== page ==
October 3, 2018; Times-News (Magic Valley, ID)
The Chobani Foundation announced last week that it is launching a $100,000 annual fund to support entrepreneurship and economic opportunity in Idaho’s Magic Valley. Chobani has been expanding its south-central Idaho plant since its original move to the area in 2012. The announcement mirrors a similar fund that supports Chobani’s other significant home in Central New York and an overall integrated and place-based corporate social responsibility (CSR) strategy.
The Community Impact Fund will provide $15,000–$30,000 grants to local programs that are driving economic opportunity in the area. The foundation is bringing in institutional knowledge through its partnership with the Idaho Community Foundation, whose staff will identify the grant recipients.
Hamdi Ulukaya, Chobani’s founder, has made headlines over the past few years for his powerful stand in support of refugees, progressive employee practices, and, with this recent announcement, his funding of economic mobility at the hyper-local level.
“From the moment Hamdi identified Twin Falls as a home for Chobani, it was important that we weren’t just creating opportunity for our employees, but really strengthening the fabric of the community as well,” said Michael Gonda, Chobani’s senior vice president of corporate affairs.
Ulukaya’s approach to community and employee engagement has drawn positive attention over the past few years and has been lifted up as a new, sustainable approach to CSR—grounded in a belief in shared wealth. Holding close his experience as a Turkish immigrant starting a business in an unknown land, he has demonstrated his belief in seeding first- and second-chances. Employees are given Chobani shares based on their tenure and role, extended as “a mutual promise to work together with a shared purpose and responsibility.” When he opened his Twin Falls plant, he immediately turned to a refugee resettlement center to seek his workforce, citing his belief that “the minute a refugee has a job, that’s the minute they stop being a refugee.”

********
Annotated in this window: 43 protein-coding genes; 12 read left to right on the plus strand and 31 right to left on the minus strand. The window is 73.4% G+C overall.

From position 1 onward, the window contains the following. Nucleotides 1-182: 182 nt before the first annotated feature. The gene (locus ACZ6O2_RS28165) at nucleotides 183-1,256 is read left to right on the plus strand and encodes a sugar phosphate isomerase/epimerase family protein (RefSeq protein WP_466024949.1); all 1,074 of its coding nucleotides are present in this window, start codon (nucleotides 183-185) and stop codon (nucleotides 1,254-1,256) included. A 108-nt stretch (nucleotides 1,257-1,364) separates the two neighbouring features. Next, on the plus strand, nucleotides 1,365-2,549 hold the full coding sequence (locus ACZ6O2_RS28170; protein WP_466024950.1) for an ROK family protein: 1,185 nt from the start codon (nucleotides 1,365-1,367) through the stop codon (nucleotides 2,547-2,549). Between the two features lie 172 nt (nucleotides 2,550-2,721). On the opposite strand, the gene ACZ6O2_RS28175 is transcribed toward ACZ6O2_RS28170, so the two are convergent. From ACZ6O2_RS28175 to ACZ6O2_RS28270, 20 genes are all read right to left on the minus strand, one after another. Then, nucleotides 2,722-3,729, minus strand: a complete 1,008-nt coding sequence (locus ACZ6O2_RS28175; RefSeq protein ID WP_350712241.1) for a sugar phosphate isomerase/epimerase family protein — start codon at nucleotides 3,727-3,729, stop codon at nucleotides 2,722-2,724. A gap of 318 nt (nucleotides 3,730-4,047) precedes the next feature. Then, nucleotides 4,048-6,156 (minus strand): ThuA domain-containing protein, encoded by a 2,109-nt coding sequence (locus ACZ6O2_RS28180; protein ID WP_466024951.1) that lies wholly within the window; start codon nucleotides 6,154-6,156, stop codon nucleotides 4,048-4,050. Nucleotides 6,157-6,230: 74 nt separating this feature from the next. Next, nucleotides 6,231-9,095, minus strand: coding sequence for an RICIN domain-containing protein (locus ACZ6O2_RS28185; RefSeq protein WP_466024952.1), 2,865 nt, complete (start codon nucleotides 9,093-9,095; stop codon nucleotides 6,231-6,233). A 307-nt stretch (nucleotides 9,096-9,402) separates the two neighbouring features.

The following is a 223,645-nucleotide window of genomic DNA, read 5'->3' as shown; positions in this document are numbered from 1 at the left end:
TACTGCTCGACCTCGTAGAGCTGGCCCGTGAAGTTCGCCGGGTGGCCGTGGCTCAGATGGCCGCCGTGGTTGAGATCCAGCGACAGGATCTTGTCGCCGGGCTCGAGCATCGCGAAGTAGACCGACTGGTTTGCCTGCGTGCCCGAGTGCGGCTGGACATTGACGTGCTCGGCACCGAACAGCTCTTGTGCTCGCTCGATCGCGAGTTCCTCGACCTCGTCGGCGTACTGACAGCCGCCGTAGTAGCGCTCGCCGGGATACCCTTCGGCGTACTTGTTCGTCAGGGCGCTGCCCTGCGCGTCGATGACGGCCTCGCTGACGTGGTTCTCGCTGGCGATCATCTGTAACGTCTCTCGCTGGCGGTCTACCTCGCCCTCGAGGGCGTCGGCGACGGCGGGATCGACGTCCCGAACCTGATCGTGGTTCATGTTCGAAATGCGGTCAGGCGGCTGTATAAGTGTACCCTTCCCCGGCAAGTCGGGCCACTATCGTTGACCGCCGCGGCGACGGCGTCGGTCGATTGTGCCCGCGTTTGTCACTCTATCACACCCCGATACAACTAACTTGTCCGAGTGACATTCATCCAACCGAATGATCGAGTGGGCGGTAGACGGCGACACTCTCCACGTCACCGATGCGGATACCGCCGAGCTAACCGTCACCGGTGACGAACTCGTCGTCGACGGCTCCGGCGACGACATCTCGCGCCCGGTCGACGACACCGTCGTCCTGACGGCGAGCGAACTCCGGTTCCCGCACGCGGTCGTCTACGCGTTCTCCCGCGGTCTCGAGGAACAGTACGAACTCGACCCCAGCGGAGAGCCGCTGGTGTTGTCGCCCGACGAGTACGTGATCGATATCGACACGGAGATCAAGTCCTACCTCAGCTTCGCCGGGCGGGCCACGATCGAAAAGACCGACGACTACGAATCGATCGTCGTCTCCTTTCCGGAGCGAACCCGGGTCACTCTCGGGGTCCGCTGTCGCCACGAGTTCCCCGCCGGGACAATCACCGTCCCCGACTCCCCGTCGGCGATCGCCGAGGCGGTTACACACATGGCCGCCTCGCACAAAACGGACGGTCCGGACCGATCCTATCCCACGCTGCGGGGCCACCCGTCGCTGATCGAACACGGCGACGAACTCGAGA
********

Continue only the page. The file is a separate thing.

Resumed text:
Those foundational, integrated practices thread through his burgeoning and more traditional grantmaking activities, such as this newly launched Community Impact Fund, and as he builds out his corporate foundation as well as The Tent Foundation. Other CEOs, most recently Jeff Bezos, have come under fire for announcing larger-than-life philanthropic initiatives without first looking inward at their own employee practices.
As CEO and corporate activism rises, with both personal and business-based philosophies driving these new platforms, employees and consumers will become more sophisticated in separating the wheat from the chaff. In that rapidly evolving landscape, Ulukaya and Chobani are emerging as exemplars of true social responsibility and change.—Danielle Holly